Man, I never thought I’d say this but Microsoft, at least the OS division, has really screwed it this time.
I’m an OS fanatic. First time you hear that expression? Well, there are many like me.
We, OS fanatics, love to play with operating systems; love to see what they offer and how they offer it.
I think I may have tried and actually used dozens and dozens of different operating systems — and I’m not referring to different Linux distros, I’m actually referring to actual, completely unique operating systems.
This of course, thanks to the amazing job done by some, very smart and passionate software developers who have created amazing emulators that allows us to experiment with different OSs that, otherwise, we wouldn’t have been able to “play” with.
Yep, I’m an emulator fanatic too and hopefully, someday, I’ll publish here my own 80×86 emulator written in VB.NET. But that’s beside the point right now.
For the longest time (and I mean it) I’ve been a Windows fan and a very outspoken advocate. After trying a huge variety of OSs I always felled back to Windows and mainly because of the following reason:
Up until Windows Vista (some might argue that XP should fit in this description, but I don’t), Windows has always been, first, an operating system and, then, a UI (user interface). Nothing more and nothing else.
This means that it was as unobtrusive as an operating system can be.
It did what any OS is supposed to do: manage and allow user interaction with peripherals (hardware). That’s it. That’s what an operating system is supposed to do — nothing more.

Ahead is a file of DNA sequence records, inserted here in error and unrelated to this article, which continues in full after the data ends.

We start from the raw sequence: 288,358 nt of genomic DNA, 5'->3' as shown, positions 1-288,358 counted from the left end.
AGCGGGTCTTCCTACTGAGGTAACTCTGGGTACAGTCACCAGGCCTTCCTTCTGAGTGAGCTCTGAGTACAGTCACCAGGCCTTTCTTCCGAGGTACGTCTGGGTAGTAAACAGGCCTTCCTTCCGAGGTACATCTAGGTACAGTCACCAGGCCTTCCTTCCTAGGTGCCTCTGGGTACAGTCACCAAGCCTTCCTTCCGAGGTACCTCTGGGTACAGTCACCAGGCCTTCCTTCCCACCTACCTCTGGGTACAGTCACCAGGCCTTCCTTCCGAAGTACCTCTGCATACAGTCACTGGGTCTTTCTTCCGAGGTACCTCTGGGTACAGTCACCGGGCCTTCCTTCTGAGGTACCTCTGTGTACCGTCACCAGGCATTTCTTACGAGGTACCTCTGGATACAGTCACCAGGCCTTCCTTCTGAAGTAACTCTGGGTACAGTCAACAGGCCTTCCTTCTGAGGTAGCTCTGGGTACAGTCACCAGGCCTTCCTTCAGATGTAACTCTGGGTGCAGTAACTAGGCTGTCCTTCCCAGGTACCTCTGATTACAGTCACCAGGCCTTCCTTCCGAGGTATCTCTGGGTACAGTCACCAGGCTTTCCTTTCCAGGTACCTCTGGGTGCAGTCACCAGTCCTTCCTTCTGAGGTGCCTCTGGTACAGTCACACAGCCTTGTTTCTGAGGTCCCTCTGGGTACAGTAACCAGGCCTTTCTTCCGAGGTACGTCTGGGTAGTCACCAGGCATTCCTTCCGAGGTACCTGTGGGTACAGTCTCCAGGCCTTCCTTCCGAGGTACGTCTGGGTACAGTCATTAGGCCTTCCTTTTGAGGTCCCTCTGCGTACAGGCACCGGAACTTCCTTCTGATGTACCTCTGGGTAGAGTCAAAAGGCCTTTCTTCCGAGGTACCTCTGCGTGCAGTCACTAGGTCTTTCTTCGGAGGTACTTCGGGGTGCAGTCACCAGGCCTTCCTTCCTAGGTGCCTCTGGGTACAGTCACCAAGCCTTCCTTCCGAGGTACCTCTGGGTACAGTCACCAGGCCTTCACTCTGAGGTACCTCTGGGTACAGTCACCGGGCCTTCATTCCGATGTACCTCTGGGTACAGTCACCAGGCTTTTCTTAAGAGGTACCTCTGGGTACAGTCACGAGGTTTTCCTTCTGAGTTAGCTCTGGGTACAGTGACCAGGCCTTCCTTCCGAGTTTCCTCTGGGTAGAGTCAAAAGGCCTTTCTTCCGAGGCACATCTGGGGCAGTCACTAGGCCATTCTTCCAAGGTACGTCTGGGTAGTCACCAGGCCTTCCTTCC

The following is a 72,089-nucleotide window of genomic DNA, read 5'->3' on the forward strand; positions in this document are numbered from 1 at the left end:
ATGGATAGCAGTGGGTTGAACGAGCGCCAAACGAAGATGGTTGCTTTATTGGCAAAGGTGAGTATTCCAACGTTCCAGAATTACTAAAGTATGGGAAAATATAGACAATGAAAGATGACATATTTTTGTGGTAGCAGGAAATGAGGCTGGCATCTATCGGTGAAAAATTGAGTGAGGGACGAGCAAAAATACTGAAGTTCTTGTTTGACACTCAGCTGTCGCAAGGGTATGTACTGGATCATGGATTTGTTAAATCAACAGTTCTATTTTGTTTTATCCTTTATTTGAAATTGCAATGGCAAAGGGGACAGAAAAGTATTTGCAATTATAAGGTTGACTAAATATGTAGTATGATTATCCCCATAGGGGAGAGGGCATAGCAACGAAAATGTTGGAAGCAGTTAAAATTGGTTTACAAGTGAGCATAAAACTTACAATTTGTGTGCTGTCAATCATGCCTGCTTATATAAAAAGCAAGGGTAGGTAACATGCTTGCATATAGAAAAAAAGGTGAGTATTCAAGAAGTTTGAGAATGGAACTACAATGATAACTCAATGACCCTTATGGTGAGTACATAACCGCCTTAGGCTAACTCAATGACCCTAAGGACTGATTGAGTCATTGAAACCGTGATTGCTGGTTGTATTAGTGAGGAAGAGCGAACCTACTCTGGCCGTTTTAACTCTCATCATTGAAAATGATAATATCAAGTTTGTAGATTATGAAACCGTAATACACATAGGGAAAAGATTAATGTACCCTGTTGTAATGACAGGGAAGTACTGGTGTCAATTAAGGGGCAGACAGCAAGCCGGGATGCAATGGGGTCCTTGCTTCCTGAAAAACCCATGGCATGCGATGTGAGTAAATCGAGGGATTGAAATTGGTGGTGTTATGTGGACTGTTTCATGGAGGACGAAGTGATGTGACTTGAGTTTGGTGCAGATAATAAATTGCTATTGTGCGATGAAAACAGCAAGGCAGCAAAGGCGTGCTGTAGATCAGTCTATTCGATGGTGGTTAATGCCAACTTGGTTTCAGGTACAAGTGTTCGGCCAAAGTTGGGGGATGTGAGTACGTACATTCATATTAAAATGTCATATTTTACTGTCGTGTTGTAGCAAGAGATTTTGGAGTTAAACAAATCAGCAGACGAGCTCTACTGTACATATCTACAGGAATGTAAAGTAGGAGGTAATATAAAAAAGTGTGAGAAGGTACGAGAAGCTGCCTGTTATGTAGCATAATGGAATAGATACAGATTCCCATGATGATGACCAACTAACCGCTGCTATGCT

So, how does an OS allows user interaction with the hardware?
Through a UI, even if this UI is a simple console, a set of windows, perhaps just simple push buttons, levers or even a projected 3D image with body gestures recognition.
Up until Vista, you (the user) were the sole owner of your computer.
If I wanted to delete the freaking user32.dll I could. Heck, if I wanted to format drive C: I could!
And “why would you want to do such a thing?” is not something that Microsoft or any other operating system development company should care about.
It is my fucking computer and I’ll do whatever I please with it.
See? That’s exactly the same reason why I jailbreak my iPhone…
Some valid questions regarding that last comment may be:
- And what if it’s a virus that is trying to format your hard drive?
- And what if you issued (by mistake) a “deltree *.* /y” while inside the windows folder?
- (insert here any other idiot-proof what-ifs)
Well, my answer is: if you are not capable enough to drive an eighteen wheeler, fly a helicopter or pilot a submarine… then you shouldn’t own one!
The thing is (and I believe this thought encapsulates the whole problem) that instead of educating people to use more powerful and more capable computers they are dumbing down the computers to fit a less than capable population just to be able to keep sales expectations… and to please investors, and… well, you know the rest.
Technology is so cheap nowadays that any average Joe (plumber or not) can have in his/her pocket a computer thousands of times more powerful than that used in the Apollo program!
This may sound amusing, but it is not; it is scary and most companies are embracing such idea from a monetary gain stand-point only.
Yes, I understand: companies/business are here to make money and believe me, they should, but in the process, they should not alienate those who have, not only supported them on the bad times, but actually helped them get to the point they’re at.
It appears as if the major OS companies have forgotten the most important element of an operating system: the applications that (mostly indie) developers create for them, or have we already forgotten what happened to BeOS (just to mention one example)?
As ridiculous as he looks, he was right: developers, developers, developers!